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Fullerenes Synthesis Extraction and Purification

There are many methods to synthesis C60 and C70 in gram quantities in the laboratory. In addition, higher mass fullerenes (larger fullerenes molecules) can be produced and isolated , albeit in very small amounts [1].
Most methods for generation of large quantities of fullerenes produce a mixture of impurity molecules and stable fullerenes. For this reason, fullerene synthesis must be followed by processes of extraction and purification of fullerenes from impurities according to mass [1].
Synthesis of Fullerenes: Fullerene molecules can be synthesized in the laboratory in a wide variety of methods, all involving the formation of a carbon- rich vapour [1].
Early methods used laser evaporation technique which produces very small quantities of fullerenes [1]. The later approaches involve an electric discharge between graphite electrodes in He gas [10].
Laser Evaporation Technique:
This method was used in 1984 for the first time by Rohlfing and others [8]. They noticed that carbon cluster Cn with a huge number of carbon atoms (more than 190) could be produced [9]. In 1985 Kroto, Smalley and co- workers used this technique to generate and detect the most stable carbon clusters [7].
This method involves vaporization of carbon species from the rotating graphite disk into a high density helium, using a Nd:YAG laser operation at 532nm, (fig2). The resulting carbon clusters were analysised by time -of- flight mass spectrometry. The first observation of the mass of C60 was a 720 amu peak. Although this approach produces minute quantities of fullerenes, it is still essential if when we use later modification. This modification will help to heat the dusk of graphite. Therefore, it gives remarkable control of fullerene distribution and the generation of specific fullerenes [2].
Arc Evaporation:
There is no doubt that this technique is an efficient way to produce gram quantities of fullerenes in the laboratory [1]. For the formation of fullerenes by this technique, an arc is struck between two graphite electrodes in atmosphere of 100~200 torr of He. The contact between the electrodes is maintained by the influence of gravity. The apparatus is surrounded by water to cool the soot to achieve the resulting soot which may contain approximately 10-15% of soluble fullerenes [2].
The first design by Wudl and co- workers used a pyrex cylinder for the vacuum shroud. Although this gives a suitable method for visual inspection of the graphite electrodes through the well, the glass cylinder is easily damaged. For this reason, it is appropriate to change it with a stainsteel cylinder with a window [1].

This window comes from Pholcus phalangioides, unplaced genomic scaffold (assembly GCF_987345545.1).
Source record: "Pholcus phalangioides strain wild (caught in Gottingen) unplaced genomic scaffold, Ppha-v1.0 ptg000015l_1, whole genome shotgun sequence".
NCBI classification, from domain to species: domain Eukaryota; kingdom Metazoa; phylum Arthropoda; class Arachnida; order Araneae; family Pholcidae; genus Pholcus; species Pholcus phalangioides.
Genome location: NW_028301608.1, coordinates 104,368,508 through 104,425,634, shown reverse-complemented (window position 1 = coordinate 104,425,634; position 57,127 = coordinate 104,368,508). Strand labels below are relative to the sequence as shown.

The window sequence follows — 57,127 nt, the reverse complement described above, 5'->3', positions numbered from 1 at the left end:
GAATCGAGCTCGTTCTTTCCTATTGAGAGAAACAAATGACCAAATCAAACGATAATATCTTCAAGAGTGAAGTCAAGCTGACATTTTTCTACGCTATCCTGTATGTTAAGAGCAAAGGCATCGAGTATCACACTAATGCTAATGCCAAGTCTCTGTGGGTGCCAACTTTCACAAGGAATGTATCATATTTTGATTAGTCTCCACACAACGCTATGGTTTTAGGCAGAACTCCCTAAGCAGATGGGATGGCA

Fullerene Extraction:
In this process of fullerenes production, soluble impurity molecules and insoluble nanoscale carbon soot are generated with soluble fullerenes. Two effective methods are used to extract the fullerenes from the soot [1].
Solvent Methods:
Solvent method is the most common method is used to dissolve the fullerenes in benzene, toluene (preferred over benzene due to its toxicity is lower) or other suitable solvent. However, the solvent also contains other soluble hydrocarbon impurities [2]. It can be separated soot and other insoluble molecules from the solution by filtration. The early method used Soxhelt extraction in a hot solvent to remove fullerenes from the soot. This technique is used where the molecules to be extracted from the solid state are soluble in organic solvent, such as polyaromatic hydrocarbons (PAHs) from coal. This apparatus consists of double thimble containing soot, fullerenes and other materials and at the bottom the solvent is boiled in the flask. The solvent vapors and rises to condense in the condenser unit, the solvent distills then the solution passes through the thimble wall. The solution which contains the extracted molecules returns to the flask. The molecules that are not soluble in the solvent remain in the thimble. Another alternative method, the soot is separated in tetrahydrofuran (THF) at room temperature before sonicating the soot in an ultrasonic bath for 20 minute. Removing insoluble molecules by filtration and a rotary evaporator at 50°C are used to remove THF from the fullerenes. It can be noticed that the higher boiling point solvent and more polar isolate the higher mass fullerenes [1].
Sublimation Methods:
It can be sublimated microcrystalline C60 and C70 powder at low temperature Ts~350°C (C60) and Ts~460°C (C70). For this reason, C60 and C70 can be separated directly from the soot without introducing solvents, such as benzene, toluene, carbon disulfide or hexane. This method provides a beneficial alternative to solvent extraction for some cases which are sensitive to contamination of solvent in the sample. In this approach, the raw soot is placed in a quartz tube and the whole apparatus is heated in a furnace. Dynamic pumping is preferred because it is likely the soot may contain polyaromatic hydrocarbons impurities. The raw arc soot in the end of tube is kept at the highest temperature T~600-700° C. The higher mass fullerenes sublimate from the soot which then condenses in the colder section of the tube. Since the sublimation temperature of C70 and higher fullerenes are higher than that of C60, they will condense closer to the soot. The production of a C60 molecular beam from a microcrystalline mixture of C60 and C70 depends on the difference in sublimation temperature between C60 and C70. This microcrystalline mixture is placed in a dynamic vacuum and is heated above the sublimation temperature of C60. The sublimation rate for C60 in vacuum at T~400 °C is favored by a factor of 20 over that C70. A pure molecular beam of C60 can be obtained, because C70 is a factor of ~ 7 less abundant in arc soot than C60 [1].